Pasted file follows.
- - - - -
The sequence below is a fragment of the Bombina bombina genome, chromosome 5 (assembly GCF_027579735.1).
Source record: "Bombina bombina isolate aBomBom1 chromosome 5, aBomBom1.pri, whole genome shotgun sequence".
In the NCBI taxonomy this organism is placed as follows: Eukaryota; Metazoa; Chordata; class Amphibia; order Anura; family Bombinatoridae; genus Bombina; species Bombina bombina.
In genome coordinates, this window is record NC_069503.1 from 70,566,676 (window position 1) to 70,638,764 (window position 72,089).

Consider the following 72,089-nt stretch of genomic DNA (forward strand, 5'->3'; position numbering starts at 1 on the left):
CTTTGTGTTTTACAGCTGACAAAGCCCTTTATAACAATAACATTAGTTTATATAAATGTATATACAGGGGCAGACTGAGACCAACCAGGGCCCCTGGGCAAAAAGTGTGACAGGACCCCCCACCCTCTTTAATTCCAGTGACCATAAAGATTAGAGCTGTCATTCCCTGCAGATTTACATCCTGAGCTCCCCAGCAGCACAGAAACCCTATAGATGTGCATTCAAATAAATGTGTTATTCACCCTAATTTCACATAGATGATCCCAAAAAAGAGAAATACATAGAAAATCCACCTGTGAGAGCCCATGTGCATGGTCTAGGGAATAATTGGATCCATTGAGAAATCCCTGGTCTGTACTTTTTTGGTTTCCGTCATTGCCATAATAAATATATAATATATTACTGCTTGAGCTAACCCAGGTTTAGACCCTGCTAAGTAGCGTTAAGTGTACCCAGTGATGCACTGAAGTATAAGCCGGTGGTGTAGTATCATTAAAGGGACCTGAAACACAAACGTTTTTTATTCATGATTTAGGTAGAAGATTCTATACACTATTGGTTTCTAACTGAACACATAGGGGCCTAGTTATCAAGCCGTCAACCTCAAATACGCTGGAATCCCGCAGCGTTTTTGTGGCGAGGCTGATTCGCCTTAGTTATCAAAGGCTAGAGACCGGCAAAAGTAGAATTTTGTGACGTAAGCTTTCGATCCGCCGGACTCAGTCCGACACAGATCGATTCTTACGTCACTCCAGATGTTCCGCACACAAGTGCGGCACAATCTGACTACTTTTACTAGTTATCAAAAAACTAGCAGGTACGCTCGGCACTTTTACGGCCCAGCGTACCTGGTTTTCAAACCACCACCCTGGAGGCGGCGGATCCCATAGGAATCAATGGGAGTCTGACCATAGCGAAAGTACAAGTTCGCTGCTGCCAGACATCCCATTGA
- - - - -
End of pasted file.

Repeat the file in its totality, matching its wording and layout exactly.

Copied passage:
The sequence below is a fragment of the Bombina bombina genome, chromosome 5 (assembly GCF_027579735.1).
Source record: "Bombina bombina isolate aBomBom1 chromosome 5, aBomBom1.pri, whole genome shotgun sequence".
In the NCBI taxonomy this organism is placed as follows: Eukaryota; Metazoa; Chordata; class Amphibia; order Anura; family Bombinatoridae; genus Bombina; species Bombina bombina.
In genome coordinates, this window is record NC_069503.1 from 70,566,676 (window position 1) to 70,638,764 (window position 72,089).

Consider the following 72,089-nt stretch of genomic DNA (forward strand, 5'->3'; position numbering starts at 1 on the left):
CTTTGTGTTTTACAGCTGACAAAGCCCTTTATAACAATAACATTAGTTTATATAAATGTATATACAGGGGCAGACTGAGACCAACCAGGGCCCCTGGGCAAAAAGTGTGACAGGACCCCCCACCCTCTTTAATTCCAGTGACCATAAAGATTAGAGCTGTCATTCCCTGCAGATTTACATCCTGAGCTCCCCAGCAGCACAGAAACCCTATAGATGTGCATTCAAATAAATGTGTTATTCACCCTAATTTCACATAGATGATCCCAAAAAAGAGAAATACATAGAAAATCCACCTGTGAGAGCCCATGTGCATGGTCTAGGGAATAATTGGATCCATTGAGAAATCCCTGGTCTGTACTTTTTTGGTTTCCGTCATTGCCATAATAAATATATAATATATTACTGCTTGAGCTAACCCAGGTTTAGACCCTGCTAAGTAGCGTTAAGTGTACCCAGTGATGCACTGAAGTATAAGCCGGTGGTGTAGTATCATTAAAGGGACCTGAAACACAAACGTTTTTTATTCATGATTTAGGTAGAAGATTCTATACACTATTGGTTTCTAACTGAACACATAGGGGCCTAGTTATCAAGCCGTCAACCTCAAATACGCTGGAATCCCGCAGCGTTTTTGTGGCGAGGCTGATTCGCCTTAGTTATCAAAGGCTAGAGACCGGCAAAAGTAGAATTTTGTGACGTAAGCTTTCGATCCGCCGGACTCAGTCCGACACAGATCGATTCTTACGTCACTCCAGATGTTCCGCACACAAGTGCGGCACAATCTGACTACTTTTACTAGTTATCAAAAAACTAGCAGGTACGCTCGGCACTTTTACGGCCCAGCGTACCTGGTTTTCAAACCACCACCCTGGAGGCGGCGGATCCCATAGGAATCAATGGGAGTCTGACCATAGCGAAAGTACAAGTTCGCTGCTGCCAGACATCCCATTGA